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Immersed in the dense forest of Pinamar, in Buenos Aires, Argentina, Marino House by ATV Arquitectos | The Hardt
Immersed in the dense forest of Pinamar, in Buenos Aires, Argentina, Marino House by ATV Arquitectos. Respecting its environment and taking advantage of the views, the house tries to preserve and adopt its surroundings. Focusing on the material-structure matters, the project looks into the concrete–wood matching, suggesting concrete as the material which defines the space-tectonic structure of the project. Three supporting partitions, lying linearly with each other, support the slab floors which in turn hang from the superior beams. The structure, with its dimension and texture differences, defines the space and at the same time limits and maximizes the open plant in the public sector. This gives rise to the phenomenon of a space completely ethereal in terms of limits; given that the whole joinery can be opened completely thus building a continuous semi-covered area. The forest is the house’s limit.
On the other hand, wood is the material used to create all the volumes and partitions and it is the element which defines the possible limits which might arise from this environment. These limits are blurred, manipulated. They can be sifted, closed, moved, separated, and so defining relations with the environment. The house functionally sets the access from a patio appendicular to the terrace, which suggests continuity of the street expansions. This patio divides the studio sector and the public space, made up of a living and dining room, kitchen and grill sector. On the first floor, the bedrooms are spatially defined by the location of the wet areas and the wooden partitions. At the same time, this level has access to an observatory deck overlooking the forest.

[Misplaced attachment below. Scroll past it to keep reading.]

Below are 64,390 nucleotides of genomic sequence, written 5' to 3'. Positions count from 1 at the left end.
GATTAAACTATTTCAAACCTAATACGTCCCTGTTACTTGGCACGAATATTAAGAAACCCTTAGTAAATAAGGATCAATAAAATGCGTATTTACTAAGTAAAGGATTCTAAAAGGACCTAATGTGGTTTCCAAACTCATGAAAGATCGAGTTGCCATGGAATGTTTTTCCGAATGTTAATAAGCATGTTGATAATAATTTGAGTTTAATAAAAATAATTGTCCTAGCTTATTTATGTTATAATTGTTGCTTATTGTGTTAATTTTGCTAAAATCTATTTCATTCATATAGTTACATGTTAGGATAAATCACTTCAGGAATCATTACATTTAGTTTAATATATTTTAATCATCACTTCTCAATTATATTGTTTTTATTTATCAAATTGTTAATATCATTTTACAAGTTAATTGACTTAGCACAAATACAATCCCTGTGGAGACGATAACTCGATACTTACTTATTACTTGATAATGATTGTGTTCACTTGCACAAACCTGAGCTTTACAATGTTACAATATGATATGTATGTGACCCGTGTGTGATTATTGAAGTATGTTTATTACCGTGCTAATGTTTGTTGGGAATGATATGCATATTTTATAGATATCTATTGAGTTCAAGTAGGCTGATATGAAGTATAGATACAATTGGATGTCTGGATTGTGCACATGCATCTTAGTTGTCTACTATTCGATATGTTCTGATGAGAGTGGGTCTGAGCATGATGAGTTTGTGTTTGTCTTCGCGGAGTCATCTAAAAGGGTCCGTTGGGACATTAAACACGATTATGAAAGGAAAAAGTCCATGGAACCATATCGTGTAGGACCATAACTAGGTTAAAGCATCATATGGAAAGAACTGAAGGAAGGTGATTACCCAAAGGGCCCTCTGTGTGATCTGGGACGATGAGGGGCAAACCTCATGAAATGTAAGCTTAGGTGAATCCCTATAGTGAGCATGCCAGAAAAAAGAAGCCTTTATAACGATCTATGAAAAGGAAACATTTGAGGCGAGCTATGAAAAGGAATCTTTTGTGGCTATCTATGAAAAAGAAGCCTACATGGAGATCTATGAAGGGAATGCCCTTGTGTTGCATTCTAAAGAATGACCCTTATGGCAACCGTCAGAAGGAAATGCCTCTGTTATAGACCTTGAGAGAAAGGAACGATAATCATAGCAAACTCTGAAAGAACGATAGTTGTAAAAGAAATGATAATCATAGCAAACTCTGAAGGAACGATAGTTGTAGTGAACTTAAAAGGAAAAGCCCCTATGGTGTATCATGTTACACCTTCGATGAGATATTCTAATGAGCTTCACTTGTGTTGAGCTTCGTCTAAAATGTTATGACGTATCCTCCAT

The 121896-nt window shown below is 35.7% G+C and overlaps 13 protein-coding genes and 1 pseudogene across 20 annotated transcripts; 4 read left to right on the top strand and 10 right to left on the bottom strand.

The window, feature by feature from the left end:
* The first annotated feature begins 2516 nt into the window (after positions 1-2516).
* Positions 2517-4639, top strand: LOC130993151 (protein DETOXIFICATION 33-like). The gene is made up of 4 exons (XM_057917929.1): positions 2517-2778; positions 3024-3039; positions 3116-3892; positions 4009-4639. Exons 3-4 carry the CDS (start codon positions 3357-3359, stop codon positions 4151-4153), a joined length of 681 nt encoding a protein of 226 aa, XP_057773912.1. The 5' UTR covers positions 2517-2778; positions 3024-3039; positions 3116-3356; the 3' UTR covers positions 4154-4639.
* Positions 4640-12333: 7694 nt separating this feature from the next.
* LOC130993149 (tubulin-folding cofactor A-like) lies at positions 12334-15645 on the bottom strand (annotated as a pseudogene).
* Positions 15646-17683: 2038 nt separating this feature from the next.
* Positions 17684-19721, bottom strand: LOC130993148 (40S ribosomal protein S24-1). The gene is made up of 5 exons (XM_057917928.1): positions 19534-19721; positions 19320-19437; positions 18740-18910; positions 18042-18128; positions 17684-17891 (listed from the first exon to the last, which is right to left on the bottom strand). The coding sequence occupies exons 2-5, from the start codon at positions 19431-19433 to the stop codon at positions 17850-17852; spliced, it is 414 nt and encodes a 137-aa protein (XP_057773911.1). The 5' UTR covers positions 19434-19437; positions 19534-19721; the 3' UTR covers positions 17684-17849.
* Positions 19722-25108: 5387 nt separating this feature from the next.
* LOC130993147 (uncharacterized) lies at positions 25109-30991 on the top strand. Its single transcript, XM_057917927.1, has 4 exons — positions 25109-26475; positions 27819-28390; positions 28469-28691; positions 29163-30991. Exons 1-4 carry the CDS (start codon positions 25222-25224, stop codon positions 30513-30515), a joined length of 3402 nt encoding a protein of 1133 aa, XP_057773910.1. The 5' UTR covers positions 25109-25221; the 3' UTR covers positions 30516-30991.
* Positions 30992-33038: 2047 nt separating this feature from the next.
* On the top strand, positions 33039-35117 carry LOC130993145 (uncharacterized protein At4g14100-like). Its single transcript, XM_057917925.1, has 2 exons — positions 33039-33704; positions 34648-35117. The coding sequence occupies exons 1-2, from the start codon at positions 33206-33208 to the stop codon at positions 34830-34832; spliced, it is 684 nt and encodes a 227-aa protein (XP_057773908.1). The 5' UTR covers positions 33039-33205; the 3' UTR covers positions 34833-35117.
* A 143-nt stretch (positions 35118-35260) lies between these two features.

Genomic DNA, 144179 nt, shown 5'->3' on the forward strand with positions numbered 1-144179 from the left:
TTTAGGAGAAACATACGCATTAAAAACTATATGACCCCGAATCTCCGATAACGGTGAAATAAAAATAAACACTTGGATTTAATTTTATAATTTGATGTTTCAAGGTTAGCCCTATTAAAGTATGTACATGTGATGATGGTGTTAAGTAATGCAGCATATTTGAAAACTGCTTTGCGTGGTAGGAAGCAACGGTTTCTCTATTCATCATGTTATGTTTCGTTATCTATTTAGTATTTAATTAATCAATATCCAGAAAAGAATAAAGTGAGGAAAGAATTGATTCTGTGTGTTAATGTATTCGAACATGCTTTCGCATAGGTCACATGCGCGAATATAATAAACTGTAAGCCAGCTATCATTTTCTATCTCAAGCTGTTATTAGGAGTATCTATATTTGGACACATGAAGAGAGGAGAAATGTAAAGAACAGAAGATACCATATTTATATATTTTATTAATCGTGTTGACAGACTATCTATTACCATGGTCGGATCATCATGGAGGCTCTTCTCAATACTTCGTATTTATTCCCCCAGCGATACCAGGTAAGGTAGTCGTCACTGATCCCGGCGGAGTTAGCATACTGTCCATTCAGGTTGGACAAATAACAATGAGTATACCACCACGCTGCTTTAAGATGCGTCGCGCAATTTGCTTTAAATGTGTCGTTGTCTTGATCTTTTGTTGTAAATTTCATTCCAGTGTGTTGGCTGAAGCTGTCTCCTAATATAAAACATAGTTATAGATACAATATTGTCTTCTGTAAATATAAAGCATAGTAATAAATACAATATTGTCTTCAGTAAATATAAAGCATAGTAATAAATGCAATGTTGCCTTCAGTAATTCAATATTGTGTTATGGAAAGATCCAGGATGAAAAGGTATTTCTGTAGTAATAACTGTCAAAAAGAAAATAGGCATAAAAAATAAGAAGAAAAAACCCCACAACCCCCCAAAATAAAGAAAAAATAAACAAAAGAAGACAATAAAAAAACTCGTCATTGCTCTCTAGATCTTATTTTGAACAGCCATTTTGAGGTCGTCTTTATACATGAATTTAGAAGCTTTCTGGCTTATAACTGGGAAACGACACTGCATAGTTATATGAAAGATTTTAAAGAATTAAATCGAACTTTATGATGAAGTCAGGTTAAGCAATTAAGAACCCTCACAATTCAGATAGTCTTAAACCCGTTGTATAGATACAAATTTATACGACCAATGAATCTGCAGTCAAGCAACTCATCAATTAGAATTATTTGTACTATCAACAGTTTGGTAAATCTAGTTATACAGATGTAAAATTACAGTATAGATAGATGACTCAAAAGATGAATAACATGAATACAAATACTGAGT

The transition from the public to the private space is made through a vertical circulation which takes the subject through different sensations as regards light and visuals. At the same time, a piece totally made of wood goes all over the project, fitting into the concrete structure and relating the different levels with storage places and overhead lightning depending on the conditions. Almost as if it were negative, the project looks into the phenomenical and material relation which arises between the downstairs world (public) and the upstairs world (private). From the concrete textures to the wooden joineries (closing downstairs in the exterior and upstairs in the interior) the project presents this counterpoint, emphasizing the difference between the supported and the supporting, as a tree expressing the elements which shelter the protected space.
© Albano García